TERRE HAUTE —
As a vote on Terre Haute’s 2013 budget nears later this month, more questions are being raised about the city’s financial health.
Members of the public and city officials discussed next year’s budget at a public hearing Thursday night in City Hall at a special meeting of the City Council. In recent years, such hearings have been uneventful, but this time some members of the public raised questions and concerns.
Earl Elliott, a longtime Terre Haute certified public accountant, spoke at the hearing saying he was concerned about the city’s critical “general fund” balance, which started the year $4.5 million in the red.
Based on state audits and financial reports, Elliott said the general fund balance declined by almost $9.4 million from 2009 through 2011. That fund pays for the city’s day-to-day expenses, such as many employee salaries.
To balance the city’s general fund budget, Mayor Duke Bennett said he has prepared a series of “options,” including a new fee for picking up trash, limbs and leaves. He has been meeting privately with City Council members about this and other options in recent weeks.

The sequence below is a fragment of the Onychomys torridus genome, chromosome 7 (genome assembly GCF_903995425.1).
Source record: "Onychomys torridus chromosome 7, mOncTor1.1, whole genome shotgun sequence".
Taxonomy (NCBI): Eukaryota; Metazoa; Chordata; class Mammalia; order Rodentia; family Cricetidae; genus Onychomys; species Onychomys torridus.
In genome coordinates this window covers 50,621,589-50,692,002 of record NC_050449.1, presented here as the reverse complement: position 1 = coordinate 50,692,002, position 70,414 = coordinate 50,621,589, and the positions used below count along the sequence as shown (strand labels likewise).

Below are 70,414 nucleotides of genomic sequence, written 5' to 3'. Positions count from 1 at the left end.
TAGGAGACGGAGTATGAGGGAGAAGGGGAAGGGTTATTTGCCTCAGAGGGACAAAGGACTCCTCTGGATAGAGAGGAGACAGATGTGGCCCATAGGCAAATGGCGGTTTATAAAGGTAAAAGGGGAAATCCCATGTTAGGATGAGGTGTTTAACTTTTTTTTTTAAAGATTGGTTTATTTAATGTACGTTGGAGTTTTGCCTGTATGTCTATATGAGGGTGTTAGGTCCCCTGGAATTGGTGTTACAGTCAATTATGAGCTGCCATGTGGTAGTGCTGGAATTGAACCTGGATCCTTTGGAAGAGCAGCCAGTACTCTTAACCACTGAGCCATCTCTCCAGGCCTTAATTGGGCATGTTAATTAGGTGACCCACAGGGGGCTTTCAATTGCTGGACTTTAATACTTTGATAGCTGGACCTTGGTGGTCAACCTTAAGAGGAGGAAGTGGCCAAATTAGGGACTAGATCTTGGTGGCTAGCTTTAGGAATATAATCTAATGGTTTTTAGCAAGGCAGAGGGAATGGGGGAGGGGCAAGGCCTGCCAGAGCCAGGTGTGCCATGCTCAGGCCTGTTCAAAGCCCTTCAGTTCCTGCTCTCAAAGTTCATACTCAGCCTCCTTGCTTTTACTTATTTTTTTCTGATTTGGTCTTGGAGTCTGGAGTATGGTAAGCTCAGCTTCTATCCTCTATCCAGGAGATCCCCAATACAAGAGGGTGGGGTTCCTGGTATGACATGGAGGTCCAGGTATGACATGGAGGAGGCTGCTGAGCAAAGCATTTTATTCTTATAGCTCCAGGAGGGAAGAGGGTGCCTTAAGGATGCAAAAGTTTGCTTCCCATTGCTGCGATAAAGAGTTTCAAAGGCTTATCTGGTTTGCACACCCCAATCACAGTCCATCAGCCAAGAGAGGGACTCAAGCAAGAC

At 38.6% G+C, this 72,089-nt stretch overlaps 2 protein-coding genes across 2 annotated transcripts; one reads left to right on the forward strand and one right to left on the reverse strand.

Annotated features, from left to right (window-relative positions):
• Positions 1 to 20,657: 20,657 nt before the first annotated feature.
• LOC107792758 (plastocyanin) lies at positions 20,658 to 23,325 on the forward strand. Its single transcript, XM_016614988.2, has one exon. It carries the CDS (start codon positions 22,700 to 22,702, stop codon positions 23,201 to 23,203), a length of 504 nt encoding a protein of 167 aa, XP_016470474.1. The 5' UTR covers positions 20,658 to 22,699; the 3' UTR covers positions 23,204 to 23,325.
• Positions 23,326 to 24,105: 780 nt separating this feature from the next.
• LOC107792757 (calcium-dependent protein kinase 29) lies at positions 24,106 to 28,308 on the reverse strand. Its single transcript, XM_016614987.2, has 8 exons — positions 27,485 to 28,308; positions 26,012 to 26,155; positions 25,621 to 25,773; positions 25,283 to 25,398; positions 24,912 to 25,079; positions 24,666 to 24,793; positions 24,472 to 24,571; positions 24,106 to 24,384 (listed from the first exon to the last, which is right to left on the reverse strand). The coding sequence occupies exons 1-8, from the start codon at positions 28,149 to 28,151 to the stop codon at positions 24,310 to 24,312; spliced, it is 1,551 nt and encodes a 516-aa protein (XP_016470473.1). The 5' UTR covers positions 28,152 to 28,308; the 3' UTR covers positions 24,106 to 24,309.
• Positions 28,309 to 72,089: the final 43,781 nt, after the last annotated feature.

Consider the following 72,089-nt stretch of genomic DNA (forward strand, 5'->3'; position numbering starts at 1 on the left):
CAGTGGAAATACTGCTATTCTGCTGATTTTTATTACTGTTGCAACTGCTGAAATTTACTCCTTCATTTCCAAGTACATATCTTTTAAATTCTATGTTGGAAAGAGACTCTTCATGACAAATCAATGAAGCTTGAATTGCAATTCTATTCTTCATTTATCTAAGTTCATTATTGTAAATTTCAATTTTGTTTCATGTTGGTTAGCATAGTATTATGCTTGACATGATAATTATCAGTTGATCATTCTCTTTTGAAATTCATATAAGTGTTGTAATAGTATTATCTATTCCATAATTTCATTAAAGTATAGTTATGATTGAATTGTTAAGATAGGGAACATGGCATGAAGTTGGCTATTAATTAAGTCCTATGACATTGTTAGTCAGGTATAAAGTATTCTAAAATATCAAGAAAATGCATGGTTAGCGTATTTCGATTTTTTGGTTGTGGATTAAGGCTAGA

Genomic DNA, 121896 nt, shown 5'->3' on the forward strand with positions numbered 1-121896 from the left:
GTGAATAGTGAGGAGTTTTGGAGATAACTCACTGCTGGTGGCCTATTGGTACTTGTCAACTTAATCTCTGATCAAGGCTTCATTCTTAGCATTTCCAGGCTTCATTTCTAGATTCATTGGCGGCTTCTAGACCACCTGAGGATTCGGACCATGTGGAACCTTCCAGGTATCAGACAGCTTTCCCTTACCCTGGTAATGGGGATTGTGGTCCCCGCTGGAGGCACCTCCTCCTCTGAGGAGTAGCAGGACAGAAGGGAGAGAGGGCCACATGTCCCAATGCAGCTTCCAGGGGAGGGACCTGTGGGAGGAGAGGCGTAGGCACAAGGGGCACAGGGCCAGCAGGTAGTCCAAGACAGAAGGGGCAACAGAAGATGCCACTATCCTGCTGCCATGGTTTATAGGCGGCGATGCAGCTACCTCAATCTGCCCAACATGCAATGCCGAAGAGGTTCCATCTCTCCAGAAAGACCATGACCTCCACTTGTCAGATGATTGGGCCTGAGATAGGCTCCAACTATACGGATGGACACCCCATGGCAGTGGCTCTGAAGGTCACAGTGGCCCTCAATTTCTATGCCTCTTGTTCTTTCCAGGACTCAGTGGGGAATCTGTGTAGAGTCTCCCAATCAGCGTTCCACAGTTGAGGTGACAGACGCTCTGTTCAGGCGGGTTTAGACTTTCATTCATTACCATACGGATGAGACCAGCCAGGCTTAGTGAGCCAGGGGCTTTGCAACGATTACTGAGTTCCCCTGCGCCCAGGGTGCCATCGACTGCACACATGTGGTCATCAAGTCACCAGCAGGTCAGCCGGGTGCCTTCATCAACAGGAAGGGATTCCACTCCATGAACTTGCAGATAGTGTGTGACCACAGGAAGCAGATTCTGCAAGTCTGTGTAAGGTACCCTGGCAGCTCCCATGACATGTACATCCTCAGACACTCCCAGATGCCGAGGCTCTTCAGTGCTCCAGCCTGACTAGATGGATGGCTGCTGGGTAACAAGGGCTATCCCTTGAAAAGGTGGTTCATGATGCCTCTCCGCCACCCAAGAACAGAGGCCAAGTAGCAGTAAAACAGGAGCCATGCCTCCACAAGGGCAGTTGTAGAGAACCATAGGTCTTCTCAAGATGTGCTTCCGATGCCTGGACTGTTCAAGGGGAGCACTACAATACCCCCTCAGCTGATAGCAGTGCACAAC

“I wonder what the projected general fund balance on Dec. 31, 2012, will be if none of the to-be-presented options are approved,” Elliott said at the meeting.
Asked by a member of the Terre Haute Fire Department if the “trash fee” is needed to avoid layoffs, Bennett said they could be.
“If we don’t put a fee in, the next year we’ll have to make some additional [budget] cuts,” Bennett said at the hearing. “That may be some layoffs, but the preference would be to have layoffs everywhere except [in the fire and police departments],” he said.
Bennett also expressed frustration about the city’s revenue losses in the past few years due to Indiana’s new property tax caps.
“Nobody ever talks about the loss of revenue we’ve had,” he said. The city has lost about $6.7 million annually under the caps, he said. “We have navigated through this extremely well.”
n Also Thursday night, especially in view of the general fund shortfall, the nine-person City Council, which passes the city’s budget, voted unanimously to deny itself a 2 percent pay increases in 2013. All other city employees, including the mayor and other elected officials, will receive a 2 percent raise next year.
Members of the council receive a salary of $14,166 not including benefits. Their vote saved the city – in total – just less than $3,000.
Increasing city employee salaries by 2 percent next year will add about $568,000 in new expenses in 2013, said Leslie Ellis, city controller. That’s less than the $1 million previously estimated.
Reporter Arthur Foulkes can be reached at 812-231-4232 or email@example.com.